This is probably one of the most frustrating parts of a design journey but can be incredibly rewarding if you get it right. Unfortunately there is no holy grail or solution to this, sometimes it’s just a case of sitting in a dark room and having a ureka moment! One thing is a certainty though and that’s having the inspiration and information to get the process underway.Unlike being an artist with a blank canvas and creating something that’s not necessarily meant to meet a brief, designing something to hit a certain criteria is going to need a seed or desired goal and that usually comes from the client’s brief.
So how to start designing a logo is going to require a seed which usually comes in the form of a verbal conversation or in some well organised situations a written brief! Both are equally valuable starting points although the latter is a little easier to have and refer back to but, there is nothing like actually having a conversation with a client to understand where the direction should be taken or what needs to be achieved. In my experience a written brief can sometimes be a little clinical and misleading so having those “reading between the lines” conversations are far more valuable than what’s been written down and probably months out of date. It’s important to use your ears at this stage, after all there is a very good reason for having two ears and one mouth! If you have the luxury of having both then you’re potentially on to a winner because if the written brief is in complete contrast to the client’s vision you know you need to please the client and not the brief. Believe me it’s one of those “understanding what the client likes and dislikes” moments as opposed to a brief that’s full of bull, stats, demographics and misleading facts that everyone likes cats!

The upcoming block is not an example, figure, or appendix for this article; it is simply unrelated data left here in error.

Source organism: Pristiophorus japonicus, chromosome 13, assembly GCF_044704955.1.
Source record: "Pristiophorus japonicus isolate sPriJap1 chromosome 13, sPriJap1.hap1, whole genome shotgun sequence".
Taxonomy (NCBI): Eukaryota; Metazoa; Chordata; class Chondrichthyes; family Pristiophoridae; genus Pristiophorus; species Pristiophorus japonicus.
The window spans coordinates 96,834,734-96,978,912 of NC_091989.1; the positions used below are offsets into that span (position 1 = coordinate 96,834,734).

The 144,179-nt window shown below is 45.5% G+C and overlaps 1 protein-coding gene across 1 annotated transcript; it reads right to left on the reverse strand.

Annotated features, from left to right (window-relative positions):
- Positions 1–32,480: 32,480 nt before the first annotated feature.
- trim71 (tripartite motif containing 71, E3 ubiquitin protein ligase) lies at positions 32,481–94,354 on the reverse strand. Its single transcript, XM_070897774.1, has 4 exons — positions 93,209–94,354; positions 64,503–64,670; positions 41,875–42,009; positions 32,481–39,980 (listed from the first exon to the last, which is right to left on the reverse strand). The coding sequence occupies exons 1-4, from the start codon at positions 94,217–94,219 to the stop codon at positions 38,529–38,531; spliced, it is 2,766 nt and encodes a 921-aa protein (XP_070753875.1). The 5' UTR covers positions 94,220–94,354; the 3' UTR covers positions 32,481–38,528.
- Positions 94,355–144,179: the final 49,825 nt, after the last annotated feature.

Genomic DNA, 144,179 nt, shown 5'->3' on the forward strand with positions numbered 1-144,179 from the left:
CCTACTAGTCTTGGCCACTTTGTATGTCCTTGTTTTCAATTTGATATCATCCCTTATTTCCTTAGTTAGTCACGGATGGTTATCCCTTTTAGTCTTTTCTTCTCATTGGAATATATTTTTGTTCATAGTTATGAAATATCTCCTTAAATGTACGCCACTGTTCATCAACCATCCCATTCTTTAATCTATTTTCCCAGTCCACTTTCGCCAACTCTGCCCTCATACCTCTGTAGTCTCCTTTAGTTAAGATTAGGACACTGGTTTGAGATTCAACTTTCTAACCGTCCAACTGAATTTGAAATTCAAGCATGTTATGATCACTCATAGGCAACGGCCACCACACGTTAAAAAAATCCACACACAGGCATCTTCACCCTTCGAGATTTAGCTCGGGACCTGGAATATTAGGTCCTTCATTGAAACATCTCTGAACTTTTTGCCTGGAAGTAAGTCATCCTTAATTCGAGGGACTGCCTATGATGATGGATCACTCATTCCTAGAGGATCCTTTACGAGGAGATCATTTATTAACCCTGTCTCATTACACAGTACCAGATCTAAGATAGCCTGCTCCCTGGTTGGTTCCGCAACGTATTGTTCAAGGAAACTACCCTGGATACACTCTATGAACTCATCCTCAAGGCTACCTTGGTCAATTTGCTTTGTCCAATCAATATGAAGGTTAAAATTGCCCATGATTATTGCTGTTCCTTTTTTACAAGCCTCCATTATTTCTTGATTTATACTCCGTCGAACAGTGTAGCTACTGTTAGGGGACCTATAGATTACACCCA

By now you should have some mental notes, make sure you’ve put them down as real notes and put some dates to them as well… it helps! You can now start the thinking process, start making a vision in your mind about how you think the logo should look, think outside the box, it’s important to let the mind wander too! A distraction can be a progression in a subliminal way. Now look at those notes you made and start all over again, I know it sounds tedious but this is the fine tuning process, it’s a way of getting all the rubbish out of the way before you stumble on the golden egg!
At this point you should be putting pen to paper with sketches and doodles, do whatever works for you, put the things down that you’ve been thinking about, patterns, letters, shapes. Get as much down as possible. If you start to come to a dead end try something else, fire up the computer and start playing with type – do whatever you can to keep things moving, set up a grid and start playing with geometric shapes. Don’t stop until you get that “yes” moment! I find working in this way helps to unshuffle deep ideas that can get suppressed by negative thoughts, keeping it chaotic doesn’t allow you to start getting doubtful and frustrated.
Now you can go back and look at some of the crud you’ve churned out and hopefully start to refine a few decent ideas, probably cleaning up some of the spacing, kerning …if type is involved! Put some presentational boards together and go present! Usually there with be 1 out of 2 your happy with but, you’ll scrape together a third from the junk and present that first! God forbid the client chooses it yikes!
If you get it right you’ll know about it and be confident enough to present them all with equal credibility, it will just be down to the client to choose and hopefully they will choose the last one you present but hey who knows, if they don’t then you can put that one in the recycle bin right?